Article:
9. Huckleberry Hound (Thurs. 5:00) WJZ 12.8 52
    (Popeye, No. 7; Woody Woodpecker, No. 9)

    1. Silent Service 35.5 65
    17. Huckleberry Hound (Thurs. 5:30) WGR 15.5 55

    1. Death Valley Days 25.5 40
    14. Huckleberry Hound (Tue. 6:30) WCCO 10.9 22
    (Popeye, No. 9; Looney Tunes, No. 11; Woody Woodpecker, No. 12)

    1. Man Without a Gun 22.5 42
    11. Huckleberry Hound (Thurs. 6:00) KGW 15.5 41

    1. Gray Ghost 38.1 57 11. Huckleberry Hound (Fri. 6:00) WVET 19.8 57
    (Woody Woodpecker, No. 6; Popeye, No. 7)

    October 10-30
    1. Rescue 8 33 53
    16. Huckleberry Hound (Wed. 7:00) KBAK 21.5 42

    1. 26 Men 24.3 49
    14. Huckleberry Hound (Mon. 6:00) WCHS 13.8 30

    1. Harbor Command 39.3 60
    18. Huckleberry Hound (Fri. 6:00) WOC 17.5 43

    1. Sheriff of Cochise 34.5 57
    3. Huckleberry Hound (Fri. 7:30) KCRA 32.4 47

    1. MacKenzie’s Raiders 25.8 41
    13. Huckleberry Hound (Thurs. 5:00) KAKE 16.3 52
    (Looney Tunes, No. 7; Popeye, No. 10; Bugs Bunny, No. 11; Woody Woodpecker, No. 14)

    Top 20 National Syndicated Shows
    (Based on U.S. Pulse Spot Film Report for October).
    Compilation of the top 20 syndicated shows in the U.S. is based on 22 basic markets, representing about 16,391,500 tv homes.
    Pulse, in compiling the list, utilizes a weighted average keyed to the number of sets in each of the 22 markets. The weighted average takes in only the markets in which the program has been telecast. In order to qualify, a property must be telecast in at least ten of the 22 markets. Total number of the 22 basic markets included in the rating compilation for each series is listed in the brackets.
    The markets include Atlanta, Baltimore, Birmingham, Boston, Buffalo, Chicago, Cincinnati, Cleveland, Columbus, Dayton, Detroit, Los Angeles, Milwaukee, Minneapolis-St. Paul, New Orleans, New York, Philadelphia, Providence, San Francisco-Oakland, Seattle-Tacoma, St. Louis and Washington.
    Top 20
    1. SEA HUNT (20) 21.1
    19. HUCKLEBERRY HOUND (19) 8.6

    November 5-12
    Huck not in Top 20

    1. Mr. Adams and Eve 16.4 26
    15. Huckleberry Hound (Tue. 6:30) KNXT 10.7 25
    (Popeye, No. 13)

    1. Big Story 32.2 67
    9. Huckleberry Hound (Thurs. 6:00) WSB 14.2 41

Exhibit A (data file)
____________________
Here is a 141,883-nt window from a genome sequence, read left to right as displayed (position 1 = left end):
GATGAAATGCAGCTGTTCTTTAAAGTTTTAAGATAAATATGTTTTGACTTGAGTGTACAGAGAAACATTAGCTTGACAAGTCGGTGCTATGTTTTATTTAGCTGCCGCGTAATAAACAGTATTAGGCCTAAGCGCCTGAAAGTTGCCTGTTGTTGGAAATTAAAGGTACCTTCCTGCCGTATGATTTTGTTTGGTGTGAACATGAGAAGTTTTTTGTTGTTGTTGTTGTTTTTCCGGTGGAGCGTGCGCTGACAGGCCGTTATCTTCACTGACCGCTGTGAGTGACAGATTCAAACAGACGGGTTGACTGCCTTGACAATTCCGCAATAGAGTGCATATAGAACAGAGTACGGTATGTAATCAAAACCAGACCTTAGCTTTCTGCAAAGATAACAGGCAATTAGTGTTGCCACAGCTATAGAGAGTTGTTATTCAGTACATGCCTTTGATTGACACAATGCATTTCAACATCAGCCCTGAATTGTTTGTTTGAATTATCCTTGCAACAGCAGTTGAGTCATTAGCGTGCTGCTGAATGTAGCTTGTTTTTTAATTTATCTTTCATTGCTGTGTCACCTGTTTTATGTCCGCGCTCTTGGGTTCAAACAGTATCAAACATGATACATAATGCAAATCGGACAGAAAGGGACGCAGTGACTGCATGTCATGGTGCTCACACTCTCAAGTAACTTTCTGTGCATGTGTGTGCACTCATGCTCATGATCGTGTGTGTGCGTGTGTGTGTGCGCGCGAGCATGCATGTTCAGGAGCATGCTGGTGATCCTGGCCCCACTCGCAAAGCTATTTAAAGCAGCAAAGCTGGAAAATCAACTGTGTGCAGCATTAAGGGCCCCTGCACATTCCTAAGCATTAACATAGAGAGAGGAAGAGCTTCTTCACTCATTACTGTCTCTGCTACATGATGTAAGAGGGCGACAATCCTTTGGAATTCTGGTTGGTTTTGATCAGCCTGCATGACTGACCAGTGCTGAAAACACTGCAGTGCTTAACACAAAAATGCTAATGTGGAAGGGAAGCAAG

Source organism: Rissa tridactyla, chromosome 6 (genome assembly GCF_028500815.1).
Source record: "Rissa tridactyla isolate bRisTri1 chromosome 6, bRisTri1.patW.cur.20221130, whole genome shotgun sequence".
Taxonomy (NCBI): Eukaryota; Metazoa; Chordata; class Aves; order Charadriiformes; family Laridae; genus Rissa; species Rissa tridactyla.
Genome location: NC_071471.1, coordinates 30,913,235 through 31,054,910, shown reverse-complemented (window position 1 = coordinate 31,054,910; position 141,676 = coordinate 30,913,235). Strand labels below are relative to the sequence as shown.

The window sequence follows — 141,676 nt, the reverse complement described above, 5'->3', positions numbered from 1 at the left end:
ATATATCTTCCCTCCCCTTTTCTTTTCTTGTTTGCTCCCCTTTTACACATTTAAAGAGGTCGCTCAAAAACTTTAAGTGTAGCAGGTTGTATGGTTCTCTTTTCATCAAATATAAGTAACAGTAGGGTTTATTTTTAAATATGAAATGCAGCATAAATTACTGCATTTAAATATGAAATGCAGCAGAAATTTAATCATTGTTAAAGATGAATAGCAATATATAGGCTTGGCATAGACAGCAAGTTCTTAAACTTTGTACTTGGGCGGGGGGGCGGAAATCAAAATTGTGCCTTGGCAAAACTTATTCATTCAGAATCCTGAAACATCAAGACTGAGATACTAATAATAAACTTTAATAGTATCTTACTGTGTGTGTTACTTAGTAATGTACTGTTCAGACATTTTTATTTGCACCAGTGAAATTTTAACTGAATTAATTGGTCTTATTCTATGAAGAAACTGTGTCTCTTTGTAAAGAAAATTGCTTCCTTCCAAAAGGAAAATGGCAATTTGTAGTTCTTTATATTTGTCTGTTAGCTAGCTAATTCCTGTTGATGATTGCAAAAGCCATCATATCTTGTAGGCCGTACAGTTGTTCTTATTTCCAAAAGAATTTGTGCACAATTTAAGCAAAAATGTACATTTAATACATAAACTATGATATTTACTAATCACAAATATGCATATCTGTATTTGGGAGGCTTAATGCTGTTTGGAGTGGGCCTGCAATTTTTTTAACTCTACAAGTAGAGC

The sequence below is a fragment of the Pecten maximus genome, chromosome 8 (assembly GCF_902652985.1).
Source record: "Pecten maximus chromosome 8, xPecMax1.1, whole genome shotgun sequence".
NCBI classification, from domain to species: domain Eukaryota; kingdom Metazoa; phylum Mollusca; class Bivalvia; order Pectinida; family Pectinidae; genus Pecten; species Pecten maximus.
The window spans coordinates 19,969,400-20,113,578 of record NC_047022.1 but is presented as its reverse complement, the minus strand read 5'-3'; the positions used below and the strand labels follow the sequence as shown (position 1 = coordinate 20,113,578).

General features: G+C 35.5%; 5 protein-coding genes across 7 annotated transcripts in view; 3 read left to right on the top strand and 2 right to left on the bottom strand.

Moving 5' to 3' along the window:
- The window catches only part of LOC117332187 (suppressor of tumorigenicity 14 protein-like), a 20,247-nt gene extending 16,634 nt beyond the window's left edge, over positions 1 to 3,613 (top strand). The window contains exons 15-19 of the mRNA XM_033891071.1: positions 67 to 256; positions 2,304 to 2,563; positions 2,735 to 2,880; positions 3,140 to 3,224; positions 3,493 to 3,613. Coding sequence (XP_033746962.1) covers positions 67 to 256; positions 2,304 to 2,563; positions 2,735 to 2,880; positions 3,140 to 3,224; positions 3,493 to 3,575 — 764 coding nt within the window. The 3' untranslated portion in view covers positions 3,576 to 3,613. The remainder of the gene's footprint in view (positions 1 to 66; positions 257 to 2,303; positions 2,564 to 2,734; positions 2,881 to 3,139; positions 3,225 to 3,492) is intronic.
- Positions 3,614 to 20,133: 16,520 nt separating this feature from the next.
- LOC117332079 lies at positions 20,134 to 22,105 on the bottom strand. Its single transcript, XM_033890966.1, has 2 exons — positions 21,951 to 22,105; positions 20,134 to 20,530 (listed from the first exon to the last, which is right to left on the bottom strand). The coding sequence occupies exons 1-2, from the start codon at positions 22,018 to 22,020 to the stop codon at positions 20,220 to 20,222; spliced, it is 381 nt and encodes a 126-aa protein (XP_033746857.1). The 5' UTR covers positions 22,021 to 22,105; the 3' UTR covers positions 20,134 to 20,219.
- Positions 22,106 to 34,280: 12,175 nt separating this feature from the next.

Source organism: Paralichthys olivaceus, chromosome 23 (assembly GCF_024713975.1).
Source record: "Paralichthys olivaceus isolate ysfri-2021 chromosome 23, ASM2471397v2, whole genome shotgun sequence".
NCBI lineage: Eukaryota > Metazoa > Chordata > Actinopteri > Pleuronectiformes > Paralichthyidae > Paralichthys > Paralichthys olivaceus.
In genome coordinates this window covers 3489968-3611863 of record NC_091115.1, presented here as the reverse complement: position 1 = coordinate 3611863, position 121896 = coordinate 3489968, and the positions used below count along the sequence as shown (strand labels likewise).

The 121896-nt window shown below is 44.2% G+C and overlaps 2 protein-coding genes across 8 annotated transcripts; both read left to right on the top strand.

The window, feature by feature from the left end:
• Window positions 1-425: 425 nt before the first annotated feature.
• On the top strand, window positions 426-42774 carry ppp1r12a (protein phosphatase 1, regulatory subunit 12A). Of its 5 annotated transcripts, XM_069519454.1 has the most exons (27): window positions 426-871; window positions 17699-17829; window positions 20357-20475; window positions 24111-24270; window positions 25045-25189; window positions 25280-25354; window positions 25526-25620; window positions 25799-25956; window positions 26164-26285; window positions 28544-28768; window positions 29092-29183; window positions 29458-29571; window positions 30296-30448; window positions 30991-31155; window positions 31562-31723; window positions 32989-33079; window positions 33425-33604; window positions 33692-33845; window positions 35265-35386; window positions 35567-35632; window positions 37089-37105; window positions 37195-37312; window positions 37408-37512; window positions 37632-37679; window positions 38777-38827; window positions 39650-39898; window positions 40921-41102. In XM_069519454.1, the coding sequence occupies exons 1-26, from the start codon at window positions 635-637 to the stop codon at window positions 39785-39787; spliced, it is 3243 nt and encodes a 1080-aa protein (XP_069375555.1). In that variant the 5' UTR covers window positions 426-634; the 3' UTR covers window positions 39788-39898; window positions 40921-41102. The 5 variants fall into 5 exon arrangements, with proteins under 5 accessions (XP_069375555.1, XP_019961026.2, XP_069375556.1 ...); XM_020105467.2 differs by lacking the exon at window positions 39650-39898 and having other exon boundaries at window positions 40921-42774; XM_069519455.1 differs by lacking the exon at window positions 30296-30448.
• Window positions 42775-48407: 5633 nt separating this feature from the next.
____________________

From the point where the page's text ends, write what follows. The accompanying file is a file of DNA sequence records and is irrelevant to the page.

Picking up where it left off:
(Woody Woodpecker, No. 8; Looney Tunes, No. 13; Popeye, No. 16)

    1. Death Valley Days 23.3 47
    7. Huckleberry Hound (Thurs. 5:00) WJZ 15.3 63
    (Popeye, No. 4; Woody Woodpecker, No. 5)

    1. Silent Service 36.5 65
    15. Huckleberry Hound (Thurs. 5:30) WGR 16.3 58

    1. Highway Patrol 27.4 66
    13. Huckleberry Hound (Wed. 6:00) WCPO 14.2 48
    (Woody Woodpecker, No. 7)

    1. Sea Hunt 29.2 53
    15. Huckleberry Hound (Thurs. 6:30) WTVN 14.5 43
    (Woody Woodpecker, No. 6)

    1. State Trooper 23.5 38
    15. Huckleberry Hound (Thurs. 5:00) KTRK 12.8 47
    (Popeye, No. 8; Woody Woodpecker, No. 14)

    1. Gray Ghost 35 58
    2. Huckleberry Hound (Mon. 6:00) WATE 29.3 62
    (Tied with Badge 714 and Highway Patrol)
    (Woody Woodpecker, No. 4)

    1. Highway Patrol 44.8 56
    8. Huckleberry Hound (Tues. 6:30) WAVE 24.8 48
    (Woody Woodpecker, No. 15)

    1. Highway Patrol 28.5 59
    14. Huckleberry Hound (Thurs. 7:00) WCKT 18.9 40
    (Woody Woodpecker, No. 10)

    1. Casey Jones 19.5 46
    6. Huckleberry Hound (Thurs. 6:00) KGW 15.9 39

    1. Sheriff of Cochise 23.5 43
    11. Huckleberry Hound (Wed. 6:00) WTVR 12.9 44
    (Woody Woodpecker, No. 6; Farmer Al Falfa, No. 9)

    1. Death Valley Days 34.7 56
    13. Huckleberry Hound (Thurs. 6:00) KONO 16.9 39
    (Popeye, No. 14; Woody Woodpecker, No. 17)

    1. Sea Hunt 25 53
    10. Huckleberry Hound (Thurs. 6:00) KFSD 15.2 36
    (Popeye, No. 12)

    December 1-8
    1. Sea Hunt 32.6 61
    14. Huckleberry Hound (Thurs. 6:30) WPIX 7.2 19
    (Popeye, No. 7; Woody Woodpecker, No. 8; Terrytoons, No. 15)

    1. San Francisco Beat/Sea Hunt 14.7 23
    7. Huckleberry Hound (Tues. 6:30) KNXT 12.5 28
    (Popeye, No. 12)

    1. Whirlybirds 32.2 65
    7. Huckleberry Hound (Thurs. 6:00) WSB 18.2 48
    (Woody Woodpecker, No. 10; Looney Tunes, No. 11; Popeye, No. 14)

    1. Death Valley Days 28.3 44
    7. Huckleberry Hound (Thurs. 5:00) WJZ 16.3 59

    1. Highway Patrol 29.2 67
    5. Huckleberry Hound (Wed. 6:00) WCPO 19.5 68

    1. Sea Hunt 28.5 54
    10. Huckleberry Hound (Thurs. 7:00) CKLW 14.5 27
    (Popeye, No. 2; Woody Woodpecker, No. 3; Bugs Bunny No. 10 w/28 share)

    1. Death Valley Days 25.8 71
    15. Huckleberry Hound (Thurs. 5:00) WPRO 10.3 51
    (Popeye, No. 12; Woody Woodpecker, No. 15)

    January 2-9, 1959
    1. Sea Hunt 27.9 52
    14. Huckleberry Hound (Thurs. 6:30) WPIX 8.7 21
    (Popeye, No. 13; Woody Woodpecker, No. 20)

    1. Mr. Adams and Eve 18.4 28
    10. Huckleberry Hound (Tues. 6:30) KNXT 11.9 35
    (Popeye, No. 6)

    1. Whirlybirds 31.4 68
    9. Huckleberry Hound (Thurs. 6:00) WSB 18.8 48
    (Popeye, No. 14; Woody Woodpecker, No. 15; Looney Tunes, No. 16)

    1. Death Valley Days 23.8 41
    4. Huckleberry Hound (Thurs. 5:00) WJZ 17.8 61
    (Tied with Superman)
    (Woody Woodpecker, No. 2; Popeye Nos. 3, 4)

    1. Gray Ghost 24.9 50
    11. Huckleberry Hound (Thurs. 6:30) WNAC 18.5 43

    1. Death Valley Days 27.5 41
    14. Huckleberry Hound (Thurs. 6:30) WTVN 16.2 43
    (Woody Woodpecker, No. 3)

    DETROIT 1. Sea Hunt 27.9 51
    14. Huckleberry Hound (Thurs. 8:00) CKLW 13.9 27
    (Popeye, No. 4; Bugs Bunny, No. 6; Woody Woodpecker, No. 8, Farmer Al Falfa, No. 13)

    1. People’s Choice 20.8 39
    2. Huckleberry Hound (Wed. 6:00) KJEO 20.3 52
    (Popeye, No. 5)

    1. Whirlybirds 25.2 53
    14. Huckleberry Hound (Thurs. 5:00) WISN 14.3 45
    (Terry Toons, No. 7; Woody Woodpecker, No. 9)

    OKLAHOMA CITY (Jan. 2-29)
    1. Silent Service 30.7 52